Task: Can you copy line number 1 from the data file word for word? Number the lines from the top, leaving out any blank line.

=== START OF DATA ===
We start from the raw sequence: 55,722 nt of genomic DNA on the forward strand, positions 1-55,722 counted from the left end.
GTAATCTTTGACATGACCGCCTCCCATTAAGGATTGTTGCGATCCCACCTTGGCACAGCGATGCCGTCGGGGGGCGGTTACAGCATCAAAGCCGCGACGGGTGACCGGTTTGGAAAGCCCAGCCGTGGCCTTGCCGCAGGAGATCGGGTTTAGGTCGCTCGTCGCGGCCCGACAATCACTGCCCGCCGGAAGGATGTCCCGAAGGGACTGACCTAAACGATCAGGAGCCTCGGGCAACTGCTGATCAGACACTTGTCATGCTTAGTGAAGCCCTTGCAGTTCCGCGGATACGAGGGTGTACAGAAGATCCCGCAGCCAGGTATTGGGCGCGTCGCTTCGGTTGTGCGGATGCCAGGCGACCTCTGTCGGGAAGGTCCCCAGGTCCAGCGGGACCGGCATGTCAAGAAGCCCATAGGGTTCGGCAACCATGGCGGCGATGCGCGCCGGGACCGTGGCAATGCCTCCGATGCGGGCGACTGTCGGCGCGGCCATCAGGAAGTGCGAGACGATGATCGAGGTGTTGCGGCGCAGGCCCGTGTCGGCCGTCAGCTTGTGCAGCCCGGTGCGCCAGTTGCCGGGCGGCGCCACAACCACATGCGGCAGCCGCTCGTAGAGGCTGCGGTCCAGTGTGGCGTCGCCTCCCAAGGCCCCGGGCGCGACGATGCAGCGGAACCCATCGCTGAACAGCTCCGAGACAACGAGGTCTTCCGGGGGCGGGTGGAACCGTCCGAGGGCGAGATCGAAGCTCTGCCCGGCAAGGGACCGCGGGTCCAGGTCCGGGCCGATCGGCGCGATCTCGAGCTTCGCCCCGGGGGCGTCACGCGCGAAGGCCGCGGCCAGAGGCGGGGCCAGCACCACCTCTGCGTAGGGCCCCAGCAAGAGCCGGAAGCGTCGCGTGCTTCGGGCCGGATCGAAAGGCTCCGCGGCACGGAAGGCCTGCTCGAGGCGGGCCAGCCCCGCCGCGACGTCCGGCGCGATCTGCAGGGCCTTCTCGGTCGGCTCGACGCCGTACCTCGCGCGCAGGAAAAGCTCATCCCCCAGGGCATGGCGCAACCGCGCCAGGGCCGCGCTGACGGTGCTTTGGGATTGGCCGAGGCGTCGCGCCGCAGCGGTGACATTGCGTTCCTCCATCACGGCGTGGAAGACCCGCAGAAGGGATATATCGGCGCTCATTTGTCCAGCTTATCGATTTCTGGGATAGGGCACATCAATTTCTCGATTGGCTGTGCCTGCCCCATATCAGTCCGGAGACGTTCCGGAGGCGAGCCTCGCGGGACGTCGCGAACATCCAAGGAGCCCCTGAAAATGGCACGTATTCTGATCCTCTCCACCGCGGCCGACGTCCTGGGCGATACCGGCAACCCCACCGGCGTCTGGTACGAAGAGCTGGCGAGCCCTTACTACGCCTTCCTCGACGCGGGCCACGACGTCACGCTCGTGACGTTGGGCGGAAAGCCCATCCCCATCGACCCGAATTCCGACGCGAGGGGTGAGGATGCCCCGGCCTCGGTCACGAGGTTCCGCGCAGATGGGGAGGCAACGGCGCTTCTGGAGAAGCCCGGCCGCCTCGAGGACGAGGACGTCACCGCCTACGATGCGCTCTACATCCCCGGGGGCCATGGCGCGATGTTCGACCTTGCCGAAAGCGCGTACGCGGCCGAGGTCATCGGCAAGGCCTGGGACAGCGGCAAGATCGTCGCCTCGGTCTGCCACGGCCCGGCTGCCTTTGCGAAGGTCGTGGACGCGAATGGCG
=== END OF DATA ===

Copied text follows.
We start from the raw sequence: 55,722 nt of genomic DNA on the forward strand, positions 1-55,722 counted from the left end.